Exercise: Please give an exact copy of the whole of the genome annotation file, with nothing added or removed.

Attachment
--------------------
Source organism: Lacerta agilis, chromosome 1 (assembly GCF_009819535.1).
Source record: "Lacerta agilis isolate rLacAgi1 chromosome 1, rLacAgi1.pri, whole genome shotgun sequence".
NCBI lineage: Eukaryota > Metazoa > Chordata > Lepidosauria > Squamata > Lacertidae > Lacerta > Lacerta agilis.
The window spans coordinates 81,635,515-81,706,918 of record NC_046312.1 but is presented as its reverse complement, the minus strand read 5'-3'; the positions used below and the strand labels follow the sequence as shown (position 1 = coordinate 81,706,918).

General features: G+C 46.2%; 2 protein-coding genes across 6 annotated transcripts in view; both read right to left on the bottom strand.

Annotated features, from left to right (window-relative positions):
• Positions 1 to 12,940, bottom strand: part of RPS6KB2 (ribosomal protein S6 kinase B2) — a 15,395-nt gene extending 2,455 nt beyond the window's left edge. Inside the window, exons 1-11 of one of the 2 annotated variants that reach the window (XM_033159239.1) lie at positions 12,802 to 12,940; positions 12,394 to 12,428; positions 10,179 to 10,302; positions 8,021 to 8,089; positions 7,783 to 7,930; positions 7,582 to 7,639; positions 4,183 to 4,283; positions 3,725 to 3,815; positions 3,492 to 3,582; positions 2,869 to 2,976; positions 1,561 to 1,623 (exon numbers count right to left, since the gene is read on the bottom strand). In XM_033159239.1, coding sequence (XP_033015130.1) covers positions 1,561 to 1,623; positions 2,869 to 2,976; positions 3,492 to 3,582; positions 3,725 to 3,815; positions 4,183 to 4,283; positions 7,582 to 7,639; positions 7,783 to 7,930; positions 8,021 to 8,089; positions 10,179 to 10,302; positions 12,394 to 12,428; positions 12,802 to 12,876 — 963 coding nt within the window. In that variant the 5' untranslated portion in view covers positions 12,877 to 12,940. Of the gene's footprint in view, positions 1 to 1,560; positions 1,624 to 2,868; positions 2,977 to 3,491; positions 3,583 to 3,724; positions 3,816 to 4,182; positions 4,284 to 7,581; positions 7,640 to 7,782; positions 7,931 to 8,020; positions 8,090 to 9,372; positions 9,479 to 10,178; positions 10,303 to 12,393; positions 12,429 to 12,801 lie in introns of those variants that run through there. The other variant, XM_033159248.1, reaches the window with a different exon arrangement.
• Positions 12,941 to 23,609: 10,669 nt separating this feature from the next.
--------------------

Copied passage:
Source organism: Lacerta agilis, chromosome 1 (assembly GCF_009819535.1).
Source record: "Lacerta agilis isolate rLacAgi1 chromosome 1, rLacAgi1.pri, whole genome shotgun sequence".
NCBI lineage: Eukaryota > Metazoa > Chordata > Lepidosauria > Squamata > Lacertidae > Lacerta > Lacerta agilis.
The window spans coordinates 81,635,515-81,706,918 of record NC_046312.1 but is presented as its reverse complement, the minus strand read 5'-3'; the positions used below and the strand labels follow the sequence as shown (position 1 = coordinate 81,706,918).

General features: G+C 46.2%; 2 protein-coding genes across 6 annotated transcripts in view; both read right to left on the bottom strand.

Annotated features, from left to right (window-relative positions):
• Positions 1 to 12,940, bottom strand: part of RPS6KB2 (ribosomal protein S6 kinase B2) — a 15,395-nt gene extending 2,455 nt beyond the window's left edge. Inside the window, exons 1-11 of one of the 2 annotated variants that reach the window (XM_033159239.1) lie at positions 12,802 to 12,940; positions 12,394 to 12,428; positions 10,179 to 10,302; positions 8,021 to 8,089; positions 7,783 to 7,930; positions 7,582 to 7,639; positions 4,183 to 4,283; positions 3,725 to 3,815; positions 3,492 to 3,582; positions 2,869 to 2,976; positions 1,561 to 1,623 (exon numbers count right to left, since the gene is read on the bottom strand). In XM_033159239.1, coding sequence (XP_033015130.1) covers positions 1,561 to 1,623; positions 2,869 to 2,976; positions 3,492 to 3,582; positions 3,725 to 3,815; positions 4,183 to 4,283; positions 7,582 to 7,639; positions 7,783 to 7,930; positions 8,021 to 8,089; positions 10,179 to 10,302; positions 12,394 to 12,428; positions 12,802 to 12,876 — 963 coding nt within the window. In that variant the 5' untranslated portion in view covers positions 12,877 to 12,940. Of the gene's footprint in view, positions 1 to 1,560; positions 1,624 to 2,868; positions 2,977 to 3,491; positions 3,583 to 3,724; positions 3,816 to 4,182; positions 4,284 to 7,581; positions 7,640 to 7,782; positions 7,931 to 8,020; positions 8,090 to 9,372; positions 9,479 to 10,178; positions 10,303 to 12,393; positions 12,429 to 12,801 lie in introns of those variants that run through there. The other variant, XM_033159248.1, reaches the window with a different exon arrangement.
• Positions 12,941 to 23,609: 10,669 nt separating this feature from the next.